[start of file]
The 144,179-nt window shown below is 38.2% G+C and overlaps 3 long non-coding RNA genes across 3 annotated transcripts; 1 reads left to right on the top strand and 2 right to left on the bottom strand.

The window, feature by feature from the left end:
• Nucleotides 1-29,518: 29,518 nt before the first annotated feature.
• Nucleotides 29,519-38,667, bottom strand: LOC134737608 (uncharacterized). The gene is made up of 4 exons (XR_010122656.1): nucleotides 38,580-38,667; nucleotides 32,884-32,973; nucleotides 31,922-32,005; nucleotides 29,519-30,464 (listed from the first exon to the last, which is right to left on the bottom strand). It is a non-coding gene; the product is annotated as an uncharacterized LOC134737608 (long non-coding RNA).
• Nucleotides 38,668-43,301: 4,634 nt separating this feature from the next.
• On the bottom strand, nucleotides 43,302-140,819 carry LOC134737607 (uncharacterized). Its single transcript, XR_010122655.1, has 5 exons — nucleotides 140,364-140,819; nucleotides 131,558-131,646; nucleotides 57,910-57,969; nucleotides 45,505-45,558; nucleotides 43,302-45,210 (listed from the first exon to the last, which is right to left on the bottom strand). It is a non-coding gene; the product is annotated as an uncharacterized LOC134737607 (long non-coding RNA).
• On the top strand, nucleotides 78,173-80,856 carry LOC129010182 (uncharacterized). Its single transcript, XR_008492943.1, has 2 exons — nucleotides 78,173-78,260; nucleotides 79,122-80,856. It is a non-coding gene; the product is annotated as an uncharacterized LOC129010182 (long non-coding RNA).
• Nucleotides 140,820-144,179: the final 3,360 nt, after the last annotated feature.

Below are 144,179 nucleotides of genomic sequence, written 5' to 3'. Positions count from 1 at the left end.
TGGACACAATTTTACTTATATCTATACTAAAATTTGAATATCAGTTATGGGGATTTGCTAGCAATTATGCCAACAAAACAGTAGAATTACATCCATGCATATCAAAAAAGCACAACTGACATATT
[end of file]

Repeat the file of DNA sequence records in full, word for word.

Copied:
The 144,179-nt window shown below is 38.2% G+C and overlaps 3 long non-coding RNA genes across 3 annotated transcripts; 1 reads left to right on the top strand and 2 right to left on the bottom strand.

The window, feature by feature from the left end:
• Nucleotides 1-29,518: 29,518 nt before the first annotated feature.
• Nucleotides 29,519-38,667, bottom strand: LOC134737608 (uncharacterized). The gene is made up of 4 exons (XR_010122656.1): nucleotides 38,580-38,667; nucleotides 32,884-32,973; nucleotides 31,922-32,005; nucleotides 29,519-30,464 (listed from the first exon to the last, which is right to left on the bottom strand). It is a non-coding gene; the product is annotated as an uncharacterized LOC134737608 (long non-coding RNA).
• Nucleotides 38,668-43,301: 4,634 nt separating this feature from the next.
• On the bottom strand, nucleotides 43,302-140,819 carry LOC134737607 (uncharacterized). Its single transcript, XR_010122655.1, has 5 exons — nucleotides 140,364-140,819; nucleotides 131,558-131,646; nucleotides 57,910-57,969; nucleotides 45,505-45,558; nucleotides 43,302-45,210 (listed from the first exon to the last, which is right to left on the bottom strand). It is a non-coding gene; the product is annotated as an uncharacterized LOC134737607 (long non-coding RNA).
• On the top strand, nucleotides 78,173-80,856 carry LOC129010182 (uncharacterized). Its single transcript, XR_008492943.1, has 2 exons — nucleotides 78,173-78,260; nucleotides 79,122-80,856. It is a non-coding gene; the product is annotated as an uncharacterized LOC129010182 (long non-coding RNA).
• Nucleotides 140,820-144,179: the final 3,360 nt, after the last annotated feature.

Below are 144,179 nucleotides of genomic sequence, written 5' to 3'. Positions count from 1 at the left end.
TGGACACAATTTTACTTATATCTATACTAAAATTTGAATATCAGTTATGGGGATTTGCTAGCAATTATGCCAACAAAACAGTAGAATTACATCCATGCATATCAAAAAAGCACAACTGACATATT